comparative phylogeography, Middle American highlands, Peromyscus, parametric bootstrap, Reithrodontomys sumichrasti, maximum likelihood
The phylogeography of Sumichrast's harvest mouse (Reithrodontomys sumichrasti) was examined through maximumlikelihood and parsimony analyses of 1,130 bp of mitochondrial Cytochrome b sequence data from 43 individuals. The phylogeography of this Middle American highland forest-dwelling species was compared to that previously published for the codistributed Aztec deer mouse complex (Peromyscus aztecus/Peromyscus hylocetes complex) in order to test competing hypotheses of concerted versus independent responses of codistributed forms to past climatic fluctuations. Qualitatively, there were strong similarities in the phylogeographic patterns of the two groups, yet there were also areas of incongruence. Likelihood-ratio tests (Kishino-Hasegawa-Templeton and parametric bootstrap tests) indicated that this incongruence is significant and cannot be attributed simply to uncertainty in phylogenetic estimation, thereby falsifying the concerted-response hypothesis. Conversely, tree-reconciliation analysis of the area relationships inferred for each group separately indicated that there has been a significant history of covicariance between the two groups, falsifying the independent- response hypothesis. It appears that codistributed taxa in the geologically complex highlands of Mesoamerica share more common biogeographical history than can be accounted for by the independent-response hypothesis yet have not responded to past climatic fluctuations in the lock-step fashion predicted by the concerted-response hypothesis.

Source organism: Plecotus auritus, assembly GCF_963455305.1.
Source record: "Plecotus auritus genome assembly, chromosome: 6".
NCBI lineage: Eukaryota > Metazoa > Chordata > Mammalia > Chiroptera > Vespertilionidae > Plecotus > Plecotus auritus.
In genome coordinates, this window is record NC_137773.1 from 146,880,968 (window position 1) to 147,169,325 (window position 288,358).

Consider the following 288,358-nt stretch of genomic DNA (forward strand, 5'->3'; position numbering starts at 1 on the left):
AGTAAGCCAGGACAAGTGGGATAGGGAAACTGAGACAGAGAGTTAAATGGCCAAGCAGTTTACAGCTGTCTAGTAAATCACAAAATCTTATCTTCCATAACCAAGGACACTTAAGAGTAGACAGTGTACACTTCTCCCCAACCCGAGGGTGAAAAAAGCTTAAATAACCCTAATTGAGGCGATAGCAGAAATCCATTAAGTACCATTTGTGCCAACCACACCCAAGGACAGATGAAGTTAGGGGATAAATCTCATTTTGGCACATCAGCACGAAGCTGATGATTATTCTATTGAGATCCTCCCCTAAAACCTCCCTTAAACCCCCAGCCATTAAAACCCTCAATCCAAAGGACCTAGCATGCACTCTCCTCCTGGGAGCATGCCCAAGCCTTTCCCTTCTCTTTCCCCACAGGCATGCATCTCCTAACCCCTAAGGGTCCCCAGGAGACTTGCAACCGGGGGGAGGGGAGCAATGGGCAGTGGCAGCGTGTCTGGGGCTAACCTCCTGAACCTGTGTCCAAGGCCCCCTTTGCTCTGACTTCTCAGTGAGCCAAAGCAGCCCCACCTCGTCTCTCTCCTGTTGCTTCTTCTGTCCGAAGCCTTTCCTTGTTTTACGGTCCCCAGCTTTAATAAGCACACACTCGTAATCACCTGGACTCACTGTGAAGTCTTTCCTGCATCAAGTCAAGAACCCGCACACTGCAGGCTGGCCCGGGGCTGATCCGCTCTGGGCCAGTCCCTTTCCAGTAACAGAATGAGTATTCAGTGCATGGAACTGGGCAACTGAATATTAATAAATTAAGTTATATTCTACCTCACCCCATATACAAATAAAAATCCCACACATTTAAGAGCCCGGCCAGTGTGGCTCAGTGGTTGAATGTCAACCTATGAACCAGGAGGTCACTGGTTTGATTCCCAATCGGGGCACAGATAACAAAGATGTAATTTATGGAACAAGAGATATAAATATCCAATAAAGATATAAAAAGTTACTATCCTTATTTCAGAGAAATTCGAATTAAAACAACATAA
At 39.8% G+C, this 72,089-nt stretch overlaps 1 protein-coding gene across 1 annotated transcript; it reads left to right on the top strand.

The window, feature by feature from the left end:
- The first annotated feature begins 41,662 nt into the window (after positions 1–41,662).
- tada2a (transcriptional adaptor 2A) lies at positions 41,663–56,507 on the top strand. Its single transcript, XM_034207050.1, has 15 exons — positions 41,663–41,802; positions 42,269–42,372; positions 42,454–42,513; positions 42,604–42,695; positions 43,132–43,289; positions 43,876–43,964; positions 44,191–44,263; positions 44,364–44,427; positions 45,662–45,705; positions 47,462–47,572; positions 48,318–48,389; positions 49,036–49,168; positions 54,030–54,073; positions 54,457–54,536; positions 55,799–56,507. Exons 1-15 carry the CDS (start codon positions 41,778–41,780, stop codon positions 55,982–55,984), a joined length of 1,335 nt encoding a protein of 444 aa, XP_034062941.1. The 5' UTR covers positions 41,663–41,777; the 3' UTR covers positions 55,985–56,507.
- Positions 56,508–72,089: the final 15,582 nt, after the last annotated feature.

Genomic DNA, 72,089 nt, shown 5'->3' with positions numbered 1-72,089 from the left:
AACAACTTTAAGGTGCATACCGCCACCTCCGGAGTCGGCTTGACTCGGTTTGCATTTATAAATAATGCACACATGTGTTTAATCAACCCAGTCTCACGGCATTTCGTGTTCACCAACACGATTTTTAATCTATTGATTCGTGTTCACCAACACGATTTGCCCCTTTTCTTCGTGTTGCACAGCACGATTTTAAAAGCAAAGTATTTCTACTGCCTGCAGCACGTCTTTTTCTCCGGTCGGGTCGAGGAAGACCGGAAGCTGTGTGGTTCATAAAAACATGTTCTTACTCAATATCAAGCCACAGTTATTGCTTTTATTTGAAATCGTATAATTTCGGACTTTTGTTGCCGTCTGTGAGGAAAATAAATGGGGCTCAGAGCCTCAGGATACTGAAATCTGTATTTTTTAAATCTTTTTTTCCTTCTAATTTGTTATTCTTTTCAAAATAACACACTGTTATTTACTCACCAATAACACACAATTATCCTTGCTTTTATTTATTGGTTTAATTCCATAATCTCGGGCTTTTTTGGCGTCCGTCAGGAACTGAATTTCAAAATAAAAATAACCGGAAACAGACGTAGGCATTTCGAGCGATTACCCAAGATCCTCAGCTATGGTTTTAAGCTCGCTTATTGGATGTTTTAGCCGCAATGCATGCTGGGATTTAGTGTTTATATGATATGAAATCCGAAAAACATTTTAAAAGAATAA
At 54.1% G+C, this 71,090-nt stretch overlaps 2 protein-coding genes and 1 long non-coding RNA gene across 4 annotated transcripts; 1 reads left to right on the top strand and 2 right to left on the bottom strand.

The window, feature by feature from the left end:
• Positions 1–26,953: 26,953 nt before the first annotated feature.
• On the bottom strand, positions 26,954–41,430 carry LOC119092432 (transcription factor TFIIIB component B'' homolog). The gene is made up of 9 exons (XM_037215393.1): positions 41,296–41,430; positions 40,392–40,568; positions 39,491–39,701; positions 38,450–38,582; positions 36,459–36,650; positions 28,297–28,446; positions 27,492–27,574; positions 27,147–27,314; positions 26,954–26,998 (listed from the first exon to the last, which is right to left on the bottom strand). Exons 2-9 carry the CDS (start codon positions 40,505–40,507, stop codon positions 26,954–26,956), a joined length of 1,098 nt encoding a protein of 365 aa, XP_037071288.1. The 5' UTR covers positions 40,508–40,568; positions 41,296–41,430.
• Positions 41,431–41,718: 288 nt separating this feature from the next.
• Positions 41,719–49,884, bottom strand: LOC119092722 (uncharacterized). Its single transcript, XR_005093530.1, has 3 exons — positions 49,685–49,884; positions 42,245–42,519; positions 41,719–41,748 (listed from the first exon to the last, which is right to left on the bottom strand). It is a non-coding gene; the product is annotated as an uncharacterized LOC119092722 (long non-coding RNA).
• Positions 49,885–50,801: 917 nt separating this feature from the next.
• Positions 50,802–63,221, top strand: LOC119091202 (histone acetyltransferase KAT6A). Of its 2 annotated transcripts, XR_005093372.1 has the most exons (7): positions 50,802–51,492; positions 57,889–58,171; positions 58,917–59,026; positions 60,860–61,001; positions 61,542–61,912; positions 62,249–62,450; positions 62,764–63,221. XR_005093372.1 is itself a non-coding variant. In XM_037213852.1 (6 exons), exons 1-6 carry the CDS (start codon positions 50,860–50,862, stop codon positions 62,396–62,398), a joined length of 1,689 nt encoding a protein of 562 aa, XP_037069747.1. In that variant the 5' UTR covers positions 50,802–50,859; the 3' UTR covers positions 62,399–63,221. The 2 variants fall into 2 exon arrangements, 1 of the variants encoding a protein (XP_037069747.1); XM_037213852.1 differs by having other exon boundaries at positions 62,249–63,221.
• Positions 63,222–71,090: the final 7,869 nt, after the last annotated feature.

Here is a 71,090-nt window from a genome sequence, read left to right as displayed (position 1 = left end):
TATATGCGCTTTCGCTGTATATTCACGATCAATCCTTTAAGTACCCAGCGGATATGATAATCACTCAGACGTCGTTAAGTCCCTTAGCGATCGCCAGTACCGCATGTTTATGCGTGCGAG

Original Publication Citation
The American Naturalist 155.6(Jun 2): 755-768.
BYU ScholarsArchive Citation
Rogers, Duke S.; Sullivan, Jack; and Arellano, Elizabeth, "Comparative Phylogeography of Mesoamerican Highland Rodents: Concerted versus Independent Response to Past Climatic Fluctuations" (2001). All Faculty Publications. 570.
University of Chicago Press
© 2000 The University of Chicago
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